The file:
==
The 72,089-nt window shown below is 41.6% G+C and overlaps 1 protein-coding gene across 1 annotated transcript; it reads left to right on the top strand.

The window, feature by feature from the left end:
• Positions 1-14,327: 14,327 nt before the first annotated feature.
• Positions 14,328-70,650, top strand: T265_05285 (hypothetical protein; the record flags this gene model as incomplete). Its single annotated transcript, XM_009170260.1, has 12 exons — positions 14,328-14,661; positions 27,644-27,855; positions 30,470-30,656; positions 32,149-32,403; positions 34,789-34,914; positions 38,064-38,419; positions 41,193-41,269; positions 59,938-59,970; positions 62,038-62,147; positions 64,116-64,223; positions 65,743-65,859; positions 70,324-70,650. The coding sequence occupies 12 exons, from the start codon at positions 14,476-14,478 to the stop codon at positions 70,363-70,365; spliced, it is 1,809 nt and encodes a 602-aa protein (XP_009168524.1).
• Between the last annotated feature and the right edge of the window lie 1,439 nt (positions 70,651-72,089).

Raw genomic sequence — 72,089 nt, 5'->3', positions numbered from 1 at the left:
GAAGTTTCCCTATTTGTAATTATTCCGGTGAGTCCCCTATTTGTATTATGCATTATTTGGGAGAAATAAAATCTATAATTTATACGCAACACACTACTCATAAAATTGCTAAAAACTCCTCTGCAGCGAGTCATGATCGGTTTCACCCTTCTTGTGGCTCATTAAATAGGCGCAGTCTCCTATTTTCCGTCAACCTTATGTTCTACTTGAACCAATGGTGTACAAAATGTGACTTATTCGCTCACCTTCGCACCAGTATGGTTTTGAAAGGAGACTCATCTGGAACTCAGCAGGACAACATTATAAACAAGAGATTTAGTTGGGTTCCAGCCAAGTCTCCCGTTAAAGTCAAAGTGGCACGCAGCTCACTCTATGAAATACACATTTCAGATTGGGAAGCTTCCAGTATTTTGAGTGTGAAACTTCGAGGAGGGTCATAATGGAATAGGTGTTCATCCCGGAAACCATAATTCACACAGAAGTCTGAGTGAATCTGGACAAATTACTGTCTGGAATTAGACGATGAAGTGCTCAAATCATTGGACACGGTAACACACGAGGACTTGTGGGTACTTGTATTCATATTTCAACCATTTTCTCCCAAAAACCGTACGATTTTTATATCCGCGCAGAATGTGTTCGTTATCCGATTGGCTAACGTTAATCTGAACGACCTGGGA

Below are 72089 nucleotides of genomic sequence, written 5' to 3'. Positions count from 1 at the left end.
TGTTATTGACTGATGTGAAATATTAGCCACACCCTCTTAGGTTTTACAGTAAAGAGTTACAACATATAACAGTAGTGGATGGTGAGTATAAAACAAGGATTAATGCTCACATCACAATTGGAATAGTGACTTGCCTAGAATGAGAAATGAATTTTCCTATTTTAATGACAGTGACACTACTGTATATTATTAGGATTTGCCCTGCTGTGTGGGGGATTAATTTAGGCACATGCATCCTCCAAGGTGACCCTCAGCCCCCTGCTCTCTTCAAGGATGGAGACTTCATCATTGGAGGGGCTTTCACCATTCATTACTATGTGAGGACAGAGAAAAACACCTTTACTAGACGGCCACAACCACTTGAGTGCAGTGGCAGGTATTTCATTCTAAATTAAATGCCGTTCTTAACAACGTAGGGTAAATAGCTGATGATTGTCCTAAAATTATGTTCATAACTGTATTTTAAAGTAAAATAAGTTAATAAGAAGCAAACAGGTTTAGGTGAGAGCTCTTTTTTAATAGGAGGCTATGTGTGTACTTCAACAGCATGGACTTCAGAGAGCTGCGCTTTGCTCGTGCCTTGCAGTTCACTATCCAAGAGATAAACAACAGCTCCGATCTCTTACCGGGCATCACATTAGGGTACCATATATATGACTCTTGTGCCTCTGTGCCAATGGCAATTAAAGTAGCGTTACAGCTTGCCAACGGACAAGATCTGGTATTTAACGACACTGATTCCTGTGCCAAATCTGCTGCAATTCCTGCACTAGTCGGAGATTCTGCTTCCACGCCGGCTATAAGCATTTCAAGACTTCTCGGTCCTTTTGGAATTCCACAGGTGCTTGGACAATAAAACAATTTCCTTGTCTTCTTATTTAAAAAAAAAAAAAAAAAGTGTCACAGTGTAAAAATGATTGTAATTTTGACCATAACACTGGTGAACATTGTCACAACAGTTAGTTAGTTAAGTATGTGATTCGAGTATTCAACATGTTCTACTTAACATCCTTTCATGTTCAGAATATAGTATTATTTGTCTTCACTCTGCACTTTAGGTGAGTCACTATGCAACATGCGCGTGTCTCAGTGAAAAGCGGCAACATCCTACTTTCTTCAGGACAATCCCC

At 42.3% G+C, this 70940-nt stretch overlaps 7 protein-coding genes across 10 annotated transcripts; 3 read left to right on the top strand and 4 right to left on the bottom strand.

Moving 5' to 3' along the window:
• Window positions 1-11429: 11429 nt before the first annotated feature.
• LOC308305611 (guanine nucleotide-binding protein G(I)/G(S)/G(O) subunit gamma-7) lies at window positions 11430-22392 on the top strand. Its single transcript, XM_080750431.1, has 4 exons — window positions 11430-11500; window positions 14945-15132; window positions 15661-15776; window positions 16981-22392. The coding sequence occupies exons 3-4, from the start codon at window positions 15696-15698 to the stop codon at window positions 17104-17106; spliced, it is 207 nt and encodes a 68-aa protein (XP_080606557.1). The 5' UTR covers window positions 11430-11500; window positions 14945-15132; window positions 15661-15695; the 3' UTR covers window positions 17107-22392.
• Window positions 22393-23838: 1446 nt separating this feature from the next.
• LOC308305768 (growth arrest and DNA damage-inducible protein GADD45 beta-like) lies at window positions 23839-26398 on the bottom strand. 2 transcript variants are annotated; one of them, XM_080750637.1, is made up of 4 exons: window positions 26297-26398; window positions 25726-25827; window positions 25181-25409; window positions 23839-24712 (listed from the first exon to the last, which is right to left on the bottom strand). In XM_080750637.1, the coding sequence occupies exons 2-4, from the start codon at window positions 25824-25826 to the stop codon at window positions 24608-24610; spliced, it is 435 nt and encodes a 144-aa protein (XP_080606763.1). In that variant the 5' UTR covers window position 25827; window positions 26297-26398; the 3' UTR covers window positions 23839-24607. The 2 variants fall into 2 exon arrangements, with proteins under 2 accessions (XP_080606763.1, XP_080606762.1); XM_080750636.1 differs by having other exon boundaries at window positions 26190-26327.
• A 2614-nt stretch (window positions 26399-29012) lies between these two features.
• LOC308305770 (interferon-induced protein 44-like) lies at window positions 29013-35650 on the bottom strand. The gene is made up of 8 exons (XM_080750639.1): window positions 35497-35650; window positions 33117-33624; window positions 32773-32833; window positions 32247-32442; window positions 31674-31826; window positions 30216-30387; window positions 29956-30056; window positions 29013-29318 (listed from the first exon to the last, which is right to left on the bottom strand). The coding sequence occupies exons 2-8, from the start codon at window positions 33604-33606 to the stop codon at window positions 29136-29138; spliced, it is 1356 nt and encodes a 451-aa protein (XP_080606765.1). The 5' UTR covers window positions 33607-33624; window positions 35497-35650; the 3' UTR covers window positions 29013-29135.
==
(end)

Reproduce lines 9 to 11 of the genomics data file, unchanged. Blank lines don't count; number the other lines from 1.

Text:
TGTTATTGACTGATGTGAAATATTAGCCACACCCTCTTAGGTTTTACAGTAAAGAGTTACAACATATAACAGTAGTGGATGGTGAGTATAAAACAAGGATTAATGCTCACATCACAATTGGAATAGTGACTTGCCTAGAATGAGAAATGAATTTTCCTATTTTAATGACAGTGACACTACTGTATATTATTAGGATTTGCCCTGCTGTGTGGGGGATTAATTTAGGCACATGCATCCTCCAAGGTGACCCTCAGCCCCCTGCTCTCTTCAAGGATGGAGACTTCATCATTGGAGGGGCTTTCACCATTCATTACTATGTGAGGACAGAGAAAAACACCTTTACTAGACGGCCACAACCACTTGAGTGCAGTGGCAGGTATTTCATTCTAAATTAAATGCCGTTCTTAACAACGTAGGGTAAATAGCTGATGATTGTCCTAAAATTATGTTCATAACTGTATTTTAAAGTAAAATAAGTTAATAAGAAGCAAACAGGTTTAGGTGAGAGCTCTTTTTTAATAGGAGGCTATGTGTGTACTTCAACAGCATGGACTTCAGAGAGCTGCGCTTTGCTCGTGCCTTGCAGTTCACTATCCAAGAGATAAACAACAGCTCCGATCTCTTACCGGGCATCACATTAGGGTACCATATATATGACTCTTGTGCCTCTGTGCCAATGGCAATTAAAGTAGCGTTACAGCTTGCCAACGGACAAGATCTGGTATTTAACGACACTGATTCCTGTGCCAAATCTGCTGCAATTCCTGCACTAGTCGGAGATTCTGCTTCCACGCCGGCTATAAGCATTTCAAGACTTCTCGGTCCTTTTGGAATTCCACAGGTGCTTGGACAATAAAACAATTTCCTTGTCTTCTTATTTAAAAAAAAAAAAAAAAAGTGTCACAGTGTAAAAATGATTGTAATTTTGACCATAACACTGGTGAACATTGTCACAACAGTTAGTTAGTTAAGTATGTGATTCGAGTATTCAACATGTTCTACTTAACATCCTTTCATGTTCAGAATATAGTATTATTTGTCTTCACTCTGCACTTTAGGTGAGTCACTATGCAACATGCGCGTGTCTCAGTGAAAAGCGGCAACATCCTACTTTCTTCAGGACAATCCCC

At 42.3% G+C, this 70940-nt stretch overlaps 7 protein-coding genes across 10 annotated transcripts; 3 read left to right on the top strand and 4 right to left on the bottom strand.

Moving 5' to 3' along the window: